The time that elapses between the user executing the business function (submitting his or her request) and the display of the results on the user's workstation is called the end user response time. The end user response time is typically the most critical measure of end user satisfaction with network and application performance. If the response times are too long, end users will be unsatisfied.

In order to maintain and improve performance, application and system managers must monitor the performance of the network system for response times in order to understand the current performance of applications and components, be able to identify and predict current and future performance problems, and evaluate potential solutions to those problems. Typical problems include data “bottlenecks” such as firewalls and routers and system “delays” caused by mechanical access to data by a disk drive.

The most common method to monitor performance of the system is to capture and analyze network data that is transferred across the tiers via frames. For example, to analyze the performance of the system in relation to requests from a work station, the requests and replies are tracked across the system. To track the requests and replies, data frames are captured and arranged in chronological order to determine how the messages between computers are flowing. The message flow often allows a determination of system performance in relation to response times.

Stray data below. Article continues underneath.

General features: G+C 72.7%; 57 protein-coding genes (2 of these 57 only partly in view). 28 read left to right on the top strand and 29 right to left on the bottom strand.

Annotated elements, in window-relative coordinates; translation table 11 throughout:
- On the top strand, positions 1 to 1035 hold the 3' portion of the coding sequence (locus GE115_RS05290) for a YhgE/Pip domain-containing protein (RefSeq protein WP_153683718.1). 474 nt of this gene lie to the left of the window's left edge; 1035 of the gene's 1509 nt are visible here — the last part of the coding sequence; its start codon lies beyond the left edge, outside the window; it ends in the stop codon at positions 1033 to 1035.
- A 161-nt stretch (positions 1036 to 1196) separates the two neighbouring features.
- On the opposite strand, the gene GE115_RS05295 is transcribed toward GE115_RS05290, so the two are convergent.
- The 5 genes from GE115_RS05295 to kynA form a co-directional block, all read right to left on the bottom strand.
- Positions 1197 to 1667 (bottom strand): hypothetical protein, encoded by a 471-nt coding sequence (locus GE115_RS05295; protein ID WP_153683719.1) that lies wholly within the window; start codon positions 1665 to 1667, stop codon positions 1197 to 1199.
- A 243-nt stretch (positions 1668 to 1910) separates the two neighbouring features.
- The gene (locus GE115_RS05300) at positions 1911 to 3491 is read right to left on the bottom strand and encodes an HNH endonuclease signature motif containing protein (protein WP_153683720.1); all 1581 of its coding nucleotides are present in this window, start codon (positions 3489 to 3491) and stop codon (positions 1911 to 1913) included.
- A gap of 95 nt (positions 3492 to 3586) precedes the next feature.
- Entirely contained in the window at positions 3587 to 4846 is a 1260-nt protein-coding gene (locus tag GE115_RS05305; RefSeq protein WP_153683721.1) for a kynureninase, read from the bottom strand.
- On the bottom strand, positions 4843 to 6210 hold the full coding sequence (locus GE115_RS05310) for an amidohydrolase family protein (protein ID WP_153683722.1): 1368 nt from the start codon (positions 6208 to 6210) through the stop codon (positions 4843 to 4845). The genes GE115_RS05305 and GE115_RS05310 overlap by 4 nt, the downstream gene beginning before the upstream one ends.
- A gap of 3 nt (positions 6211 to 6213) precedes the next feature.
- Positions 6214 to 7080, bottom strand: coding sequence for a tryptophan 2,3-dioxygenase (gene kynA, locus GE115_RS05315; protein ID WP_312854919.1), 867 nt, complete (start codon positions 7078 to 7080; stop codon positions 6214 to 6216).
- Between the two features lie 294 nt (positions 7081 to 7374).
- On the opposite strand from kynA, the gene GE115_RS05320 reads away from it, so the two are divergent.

Data frames are captured by computers connected to the network which monitors network traffic with “sniffer” programs. The sniffer programs receive and store copies of data frames in one or more files. During storage, the network sniffer adds data to the frame which indicates the time that the frame was received relative to the sniffer. The added data is known as a “time stamp”.

Network system topology often makes it impossible to track message flow for an entire network system from a single network sniffer. To track message flow, frames stored by multiple sniffers must be collected and arranged in chronological order. Even so, the interpretation or analysis of the colleted frames from the multiple sniffers can be difficult unless merged into a single file.